Which side of GNR will come through in the next album? Don't ask Slash. "I don't know where Guns is headed," he admits. "I mean, Axl at one point said he was going to do a solo record, and he had all these guys in mind. He was naming off names from different people -- I won't say who -- and I was like, 'Cool. Do that.' Because Axl has been branching into different areas for ages now. . . .
"Then all of a sudden, he decided that his next solo album would be Guns N' Roses. And I went, 'Whoa! Hello? What does that mean?'
"I still don't know what direction he's headed in, but that's the reason I needed to go and do this. I haven't changed since when we first started, but Guns is obviously a lot bigger band, and there's more pressure surrounding it than there used to be, and I think everybody's a bit concerned with that.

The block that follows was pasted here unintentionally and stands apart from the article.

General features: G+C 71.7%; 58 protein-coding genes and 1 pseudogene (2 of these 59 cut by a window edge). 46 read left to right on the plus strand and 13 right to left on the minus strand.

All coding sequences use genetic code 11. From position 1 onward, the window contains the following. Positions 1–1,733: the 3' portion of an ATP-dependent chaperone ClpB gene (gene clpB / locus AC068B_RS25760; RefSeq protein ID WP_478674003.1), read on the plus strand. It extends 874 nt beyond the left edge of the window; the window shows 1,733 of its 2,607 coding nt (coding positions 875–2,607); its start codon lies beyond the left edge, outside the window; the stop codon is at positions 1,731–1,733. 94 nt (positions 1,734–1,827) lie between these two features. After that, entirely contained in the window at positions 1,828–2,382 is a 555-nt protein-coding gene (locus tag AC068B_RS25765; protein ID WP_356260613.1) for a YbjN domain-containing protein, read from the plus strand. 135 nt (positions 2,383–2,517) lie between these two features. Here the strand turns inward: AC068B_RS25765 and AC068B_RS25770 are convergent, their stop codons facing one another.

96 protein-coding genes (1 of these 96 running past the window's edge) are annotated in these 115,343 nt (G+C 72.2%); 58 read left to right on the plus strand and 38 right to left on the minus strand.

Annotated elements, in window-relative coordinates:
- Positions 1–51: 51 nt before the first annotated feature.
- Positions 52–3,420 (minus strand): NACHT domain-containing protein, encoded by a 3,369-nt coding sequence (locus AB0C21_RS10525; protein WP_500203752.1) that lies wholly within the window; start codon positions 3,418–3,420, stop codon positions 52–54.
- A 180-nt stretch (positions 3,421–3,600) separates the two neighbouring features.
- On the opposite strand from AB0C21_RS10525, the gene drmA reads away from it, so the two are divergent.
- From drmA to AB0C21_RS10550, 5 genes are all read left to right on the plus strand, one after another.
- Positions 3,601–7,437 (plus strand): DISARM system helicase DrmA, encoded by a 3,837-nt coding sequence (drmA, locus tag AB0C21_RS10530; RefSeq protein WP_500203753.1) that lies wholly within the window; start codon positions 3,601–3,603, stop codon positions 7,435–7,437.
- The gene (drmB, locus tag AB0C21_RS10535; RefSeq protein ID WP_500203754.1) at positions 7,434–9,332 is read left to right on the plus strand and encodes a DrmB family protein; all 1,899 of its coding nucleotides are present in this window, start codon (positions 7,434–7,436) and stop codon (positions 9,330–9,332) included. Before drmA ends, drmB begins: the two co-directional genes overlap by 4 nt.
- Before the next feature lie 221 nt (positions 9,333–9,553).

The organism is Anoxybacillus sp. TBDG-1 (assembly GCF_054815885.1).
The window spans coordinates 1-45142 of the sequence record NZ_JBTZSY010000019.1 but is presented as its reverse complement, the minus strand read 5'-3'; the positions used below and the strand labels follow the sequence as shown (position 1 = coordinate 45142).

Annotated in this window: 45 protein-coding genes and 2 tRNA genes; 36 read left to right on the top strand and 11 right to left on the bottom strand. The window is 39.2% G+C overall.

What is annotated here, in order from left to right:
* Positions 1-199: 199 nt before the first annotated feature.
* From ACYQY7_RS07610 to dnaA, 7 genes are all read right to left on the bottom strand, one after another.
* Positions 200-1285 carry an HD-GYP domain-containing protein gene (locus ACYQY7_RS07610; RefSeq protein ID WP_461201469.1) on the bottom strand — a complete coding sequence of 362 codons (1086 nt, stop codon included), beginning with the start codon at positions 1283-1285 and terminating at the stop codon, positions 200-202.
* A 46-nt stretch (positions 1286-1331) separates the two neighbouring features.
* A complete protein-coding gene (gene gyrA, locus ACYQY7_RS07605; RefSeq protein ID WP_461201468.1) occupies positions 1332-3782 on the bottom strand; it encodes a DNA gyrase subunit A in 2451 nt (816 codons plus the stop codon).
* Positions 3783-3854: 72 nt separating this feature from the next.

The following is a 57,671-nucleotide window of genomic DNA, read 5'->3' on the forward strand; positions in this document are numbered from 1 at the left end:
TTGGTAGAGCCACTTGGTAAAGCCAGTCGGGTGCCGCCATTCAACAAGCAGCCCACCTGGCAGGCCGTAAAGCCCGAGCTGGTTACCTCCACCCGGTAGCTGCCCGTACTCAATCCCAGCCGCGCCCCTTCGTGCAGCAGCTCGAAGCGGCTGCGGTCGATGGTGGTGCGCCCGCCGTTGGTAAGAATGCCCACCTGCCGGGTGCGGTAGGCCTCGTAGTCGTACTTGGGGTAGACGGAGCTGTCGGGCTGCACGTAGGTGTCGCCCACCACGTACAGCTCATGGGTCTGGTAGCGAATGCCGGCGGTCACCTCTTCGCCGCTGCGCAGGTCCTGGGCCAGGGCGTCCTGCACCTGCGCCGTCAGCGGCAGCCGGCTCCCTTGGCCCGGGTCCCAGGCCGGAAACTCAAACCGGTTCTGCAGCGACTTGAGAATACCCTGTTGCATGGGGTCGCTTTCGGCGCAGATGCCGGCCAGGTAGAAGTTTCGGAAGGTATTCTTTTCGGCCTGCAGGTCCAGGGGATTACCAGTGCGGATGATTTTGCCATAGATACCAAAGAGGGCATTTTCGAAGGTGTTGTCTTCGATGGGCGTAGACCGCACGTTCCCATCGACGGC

"So I just went off and did my own thing, just to get a shot in the arm before I go back and deal with the next Guns situation. That way it'll replenish whatever my enthusiasm is for Guns N' Roses, so that I don't pull a Joe Perry and take off altogether."
When: 9 p.m. April 11
Call: (410) 659-7625
To hear selections from Slash's Snakepit album, "It's Five O'Clock Somewhere," call Sundial, The Sun's telephone information service, at (410) 783-1800. In Anne Arundel County, call (410) 268-7736; in Harford County, (410) 836-5028; in Carroll County, (410) 848-0338. Using a touch-tone phone, punch in the four-digit code 6197 after you hear the greeting.